It seems that in Scotland we have a fabulous pantry of produce, and some great learning and development initiatives; but that there is a serious problem in funding. Not just the question of insufficient investment, but of sustainability of funding to allow for development and growth.
Food is a key part of Scotland’s economy, and so on an economic agenda alone it ought to be supported. However food is also a global issue and a basic human right; and ironically, the Cross Party Group’s last meeting focused on the problem of malnutrition, alive and well in Scotland. I know this picture is replicated worldwide; surely it’s time to do something about it?
I’m fortunate to live in a country that respects and fosters debate and democratic involvement; and that has such lush food provision in its hills and valleys and shorelines I’d like to find a way of spreading it round a bit. Suggestions welcome.
Do you ever get bored with the mincing correctness of politics these days? I have to confess I’ve never been all that interested at the best of times, so I’m no kind of expert on these matters. However it does feel like there’s a lot of games of conkers going on in the chambers of elected members across the land.
Yesterday a friend and I visited House of the Binns, near Linlithgow – very close to home for both of us but neither of us had ever been before – it’s always the way. It was a very pleasant visit – a fine old laird’s house of the early 17th Century, full of interesting portraits and charming mismatched old china, and inhabiting a lovely spot looking down over the Firth of Forth (‘Binns’ apparently means something like ‘Bens’ – ie hills – the estate is built on two hills). It is the family home of the Dalyell family – Tam Dalyell was Labour MP for Linlithgow from 1962 to 2005. Our guide, a Grangemouth lady who has been guiding for over 15 years, was knowledgeable and entertaining, and dropped in some nice personal opinions and experiences.
We were graced by a personal appearance of Dalyell himself. Now over 80, he excused himself to check on the welfare of his bees, then shuffled off again. Among the many portraits on show, there were copies of press cartoons highlighting his political career as a ‘dogged crusader’. One of the best was of Dalyell with his teeth clamped round a woman’s ankle , handbag brandished nearby – Maggie Thatcher. Apparently he was twice suspended from the House of Commons for calling her a liar, and refusing to retract the accusation. He compared the Falklands campaign to ‘two bald men fighting over a comb’. Although a ready challenge to the conservative governments of his day, he was no less critical of New Labour, and staunchly declared himself ‘Ancient Labour’.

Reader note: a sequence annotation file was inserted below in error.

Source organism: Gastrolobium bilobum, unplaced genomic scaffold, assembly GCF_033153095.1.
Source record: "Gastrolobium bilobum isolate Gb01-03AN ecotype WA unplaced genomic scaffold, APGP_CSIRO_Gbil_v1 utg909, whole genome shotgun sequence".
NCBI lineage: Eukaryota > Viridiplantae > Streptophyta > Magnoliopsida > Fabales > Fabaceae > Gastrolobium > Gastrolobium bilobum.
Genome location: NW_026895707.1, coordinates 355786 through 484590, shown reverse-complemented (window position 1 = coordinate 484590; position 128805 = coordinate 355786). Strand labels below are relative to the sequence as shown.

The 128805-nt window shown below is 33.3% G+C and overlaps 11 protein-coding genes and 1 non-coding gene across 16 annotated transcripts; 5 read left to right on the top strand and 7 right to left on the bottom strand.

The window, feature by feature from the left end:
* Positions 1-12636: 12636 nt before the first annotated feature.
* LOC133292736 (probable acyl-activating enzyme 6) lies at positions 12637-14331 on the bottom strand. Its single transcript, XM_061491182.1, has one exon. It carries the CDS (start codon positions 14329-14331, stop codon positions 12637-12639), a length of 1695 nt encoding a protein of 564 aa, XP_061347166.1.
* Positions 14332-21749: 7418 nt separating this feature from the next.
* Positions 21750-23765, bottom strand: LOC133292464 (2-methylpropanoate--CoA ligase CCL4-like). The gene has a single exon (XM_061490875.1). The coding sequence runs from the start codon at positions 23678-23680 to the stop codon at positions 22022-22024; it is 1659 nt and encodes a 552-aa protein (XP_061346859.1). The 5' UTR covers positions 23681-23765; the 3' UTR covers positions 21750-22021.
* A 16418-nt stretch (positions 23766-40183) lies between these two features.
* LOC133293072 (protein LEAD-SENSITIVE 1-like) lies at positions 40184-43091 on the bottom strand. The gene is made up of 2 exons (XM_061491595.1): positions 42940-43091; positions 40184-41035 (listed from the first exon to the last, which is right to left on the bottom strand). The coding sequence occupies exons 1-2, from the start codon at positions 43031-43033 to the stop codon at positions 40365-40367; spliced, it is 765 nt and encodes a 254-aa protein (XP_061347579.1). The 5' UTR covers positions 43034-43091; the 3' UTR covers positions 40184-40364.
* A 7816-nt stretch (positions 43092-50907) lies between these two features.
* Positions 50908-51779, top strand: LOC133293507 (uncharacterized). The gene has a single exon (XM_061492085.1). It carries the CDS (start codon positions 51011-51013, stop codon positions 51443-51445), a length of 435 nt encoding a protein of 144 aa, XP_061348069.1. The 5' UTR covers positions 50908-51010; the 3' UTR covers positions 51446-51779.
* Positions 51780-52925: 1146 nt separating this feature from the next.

How exciting to come into contact with landed gentry who care about the masses. And it gets better. Tam Dalyell is married to Kathleen Wheatley, whose father, Lord Wheatley, was Labour MP for Edinburgh for many years, and established the Legal Aid system in Scotland. He was a lifelong Roman Catholic, and at his memorial service in 1988, the then Lord Chancellor, Lord Mackay of Clashfern, a member of the Free Presbyterian Church, was disciplined by his church for attending Lord Wheatley’s service in the catholic church.
I don’t really care that much what denomination people belong to or what beliefs they profess. But I love it when people rise above the often-stifling and misguided institutions of formal religion and do the right thing. And ditto with politics. Yesterday was a refreshing blast of rebelry and I hope it hasn’t gone from public life.